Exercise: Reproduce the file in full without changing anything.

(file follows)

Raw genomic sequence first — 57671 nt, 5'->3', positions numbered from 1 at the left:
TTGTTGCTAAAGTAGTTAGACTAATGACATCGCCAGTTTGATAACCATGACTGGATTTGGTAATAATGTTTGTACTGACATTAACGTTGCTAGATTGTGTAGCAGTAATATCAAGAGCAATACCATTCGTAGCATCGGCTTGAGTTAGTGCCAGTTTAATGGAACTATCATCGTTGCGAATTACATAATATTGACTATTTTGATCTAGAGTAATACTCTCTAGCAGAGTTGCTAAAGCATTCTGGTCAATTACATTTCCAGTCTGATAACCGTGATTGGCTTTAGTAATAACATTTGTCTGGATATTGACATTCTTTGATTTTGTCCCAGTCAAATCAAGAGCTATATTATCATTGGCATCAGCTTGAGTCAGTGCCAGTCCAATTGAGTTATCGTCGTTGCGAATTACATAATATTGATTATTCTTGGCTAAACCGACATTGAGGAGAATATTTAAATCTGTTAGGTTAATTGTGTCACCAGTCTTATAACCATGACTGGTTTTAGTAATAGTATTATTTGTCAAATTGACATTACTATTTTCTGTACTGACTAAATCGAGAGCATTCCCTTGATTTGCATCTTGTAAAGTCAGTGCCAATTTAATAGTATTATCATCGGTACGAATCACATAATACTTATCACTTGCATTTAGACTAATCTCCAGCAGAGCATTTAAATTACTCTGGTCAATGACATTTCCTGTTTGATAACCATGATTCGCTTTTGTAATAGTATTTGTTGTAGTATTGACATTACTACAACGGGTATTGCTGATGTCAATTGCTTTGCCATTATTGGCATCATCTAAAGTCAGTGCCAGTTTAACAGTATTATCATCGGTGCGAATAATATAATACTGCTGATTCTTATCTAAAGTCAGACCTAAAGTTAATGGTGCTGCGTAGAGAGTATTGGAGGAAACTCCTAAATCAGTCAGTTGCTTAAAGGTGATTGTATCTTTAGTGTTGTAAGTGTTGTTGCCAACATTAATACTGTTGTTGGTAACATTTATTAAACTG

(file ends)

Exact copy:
Raw genomic sequence first — 57671 nt, 5'->3', positions numbered from 1 at the left:
TTGTTGCTAAAGTAGTTAGACTAATGACATCGCCAGTTTGATAACCATGACTGGATTTGGTAATAATGTTTGTACTGACATTAACGTTGCTAGATTGTGTAGCAGTAATATCAAGAGCAATACCATTCGTAGCATCGGCTTGAGTTAGTGCCAGTTTAATGGAACTATCATCGTTGCGAATTACATAATATTGACTATTTTGATCTAGAGTAATACTCTCTAGCAGAGTTGCTAAAGCATTCTGGTCAATTACATTTCCAGTCTGATAACCGTGATTGGCTTTAGTAATAACATTTGTCTGGATATTGACATTCTTTGATTTTGTCCCAGTCAAATCAAGAGCTATATTATCATTGGCATCAGCTTGAGTCAGTGCCAGTCCAATTGAGTTATCGTCGTTGCGAATTACATAATATTGATTATTCTTGGCTAAACCGACATTGAGGAGAATATTTAAATCTGTTAGGTTAATTGTGTCACCAGTCTTATAACCATGACTGGTTTTAGTAATAGTATTATTTGTCAAATTGACATTACTATTTTCTGTACTGACTAAATCGAGAGCATTCCCTTGATTTGCATCTTGTAAAGTCAGTGCCAATTTAATAGTATTATCATCGGTACGAATCACATAATACTTATCACTTGCATTTAGACTAATCTCCAGCAGAGCATTTAAATTACTCTGGTCAATGACATTTCCTGTTTGATAACCATGATTCGCTTTTGTAATAGTATTTGTTGTAGTATTGACATTACTACAACGGGTATTGCTGATGTCAATTGCTTTGCCATTATTGGCATCATCTAAAGTCAGTGCCAGTTTAACAGTATTATCATCGGTGCGAATAATATAATACTGCTGATTCTTATCTAAAGTCAGACCTAAAGTTAATGGTGCTGCGTAGAGAGTATTGGAGGAAACTCCTAAATCAGTCAGTTGCTTAAAGGTGATTGTATCTTTAGTGTTGTAAGTGTTGTTGCCAACATTAATACTGTTGTTGGTAACATTTATTAAACTG